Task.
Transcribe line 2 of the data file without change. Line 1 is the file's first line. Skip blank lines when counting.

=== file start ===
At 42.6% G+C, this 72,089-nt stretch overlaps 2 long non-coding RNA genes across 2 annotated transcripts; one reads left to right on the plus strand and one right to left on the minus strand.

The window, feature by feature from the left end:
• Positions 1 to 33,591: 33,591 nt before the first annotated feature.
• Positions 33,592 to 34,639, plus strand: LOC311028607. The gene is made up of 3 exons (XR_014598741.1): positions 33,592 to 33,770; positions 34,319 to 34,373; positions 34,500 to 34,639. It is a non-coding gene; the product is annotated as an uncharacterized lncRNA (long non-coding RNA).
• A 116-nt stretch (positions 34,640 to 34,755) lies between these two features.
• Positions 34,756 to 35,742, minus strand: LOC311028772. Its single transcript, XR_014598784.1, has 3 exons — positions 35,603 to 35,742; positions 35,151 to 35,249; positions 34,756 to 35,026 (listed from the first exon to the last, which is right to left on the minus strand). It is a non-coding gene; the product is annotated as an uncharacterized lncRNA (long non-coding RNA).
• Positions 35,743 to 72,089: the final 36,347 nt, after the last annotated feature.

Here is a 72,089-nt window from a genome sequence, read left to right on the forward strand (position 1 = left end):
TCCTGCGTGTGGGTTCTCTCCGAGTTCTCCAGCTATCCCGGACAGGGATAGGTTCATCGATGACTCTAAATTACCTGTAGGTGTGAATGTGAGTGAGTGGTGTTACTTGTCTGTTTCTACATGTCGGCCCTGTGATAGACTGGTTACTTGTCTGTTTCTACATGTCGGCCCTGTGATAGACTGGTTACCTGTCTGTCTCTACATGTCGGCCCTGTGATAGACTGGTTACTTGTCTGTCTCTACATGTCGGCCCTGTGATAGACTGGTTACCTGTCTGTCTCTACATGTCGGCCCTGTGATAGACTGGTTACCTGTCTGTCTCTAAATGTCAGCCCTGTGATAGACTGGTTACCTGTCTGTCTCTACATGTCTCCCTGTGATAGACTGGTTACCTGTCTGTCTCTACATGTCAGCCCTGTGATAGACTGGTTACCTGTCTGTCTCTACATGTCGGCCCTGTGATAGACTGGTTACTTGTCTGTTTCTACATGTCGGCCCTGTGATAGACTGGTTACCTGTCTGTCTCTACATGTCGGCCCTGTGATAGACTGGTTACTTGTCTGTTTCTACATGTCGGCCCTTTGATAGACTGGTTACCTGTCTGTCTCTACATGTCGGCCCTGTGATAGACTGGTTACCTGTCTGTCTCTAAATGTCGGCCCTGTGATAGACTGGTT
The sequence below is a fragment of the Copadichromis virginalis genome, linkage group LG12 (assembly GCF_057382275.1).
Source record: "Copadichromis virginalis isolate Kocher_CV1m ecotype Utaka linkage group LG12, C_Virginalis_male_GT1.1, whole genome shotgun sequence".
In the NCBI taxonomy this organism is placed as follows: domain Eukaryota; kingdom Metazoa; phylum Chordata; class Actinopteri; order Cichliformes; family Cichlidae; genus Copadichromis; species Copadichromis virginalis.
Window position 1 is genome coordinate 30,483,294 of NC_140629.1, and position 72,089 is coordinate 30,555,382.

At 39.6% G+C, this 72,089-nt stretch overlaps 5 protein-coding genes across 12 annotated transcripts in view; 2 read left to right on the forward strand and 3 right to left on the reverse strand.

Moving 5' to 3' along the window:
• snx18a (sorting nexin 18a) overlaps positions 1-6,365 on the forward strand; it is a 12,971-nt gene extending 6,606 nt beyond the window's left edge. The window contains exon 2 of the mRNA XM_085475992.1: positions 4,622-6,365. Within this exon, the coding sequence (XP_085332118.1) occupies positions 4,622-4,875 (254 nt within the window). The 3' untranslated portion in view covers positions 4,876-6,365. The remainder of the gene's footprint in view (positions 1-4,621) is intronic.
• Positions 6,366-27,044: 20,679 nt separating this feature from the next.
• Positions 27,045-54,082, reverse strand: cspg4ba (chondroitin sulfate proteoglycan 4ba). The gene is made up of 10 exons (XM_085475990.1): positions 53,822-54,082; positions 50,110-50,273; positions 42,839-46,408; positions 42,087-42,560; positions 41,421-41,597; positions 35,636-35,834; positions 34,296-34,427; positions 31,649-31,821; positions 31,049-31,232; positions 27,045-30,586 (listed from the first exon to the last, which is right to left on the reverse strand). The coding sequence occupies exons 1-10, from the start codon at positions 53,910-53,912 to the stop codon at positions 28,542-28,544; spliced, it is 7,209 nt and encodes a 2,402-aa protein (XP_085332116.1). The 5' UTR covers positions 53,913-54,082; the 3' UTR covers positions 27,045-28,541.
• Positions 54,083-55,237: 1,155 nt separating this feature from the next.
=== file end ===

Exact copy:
The window, feature by feature from the left end: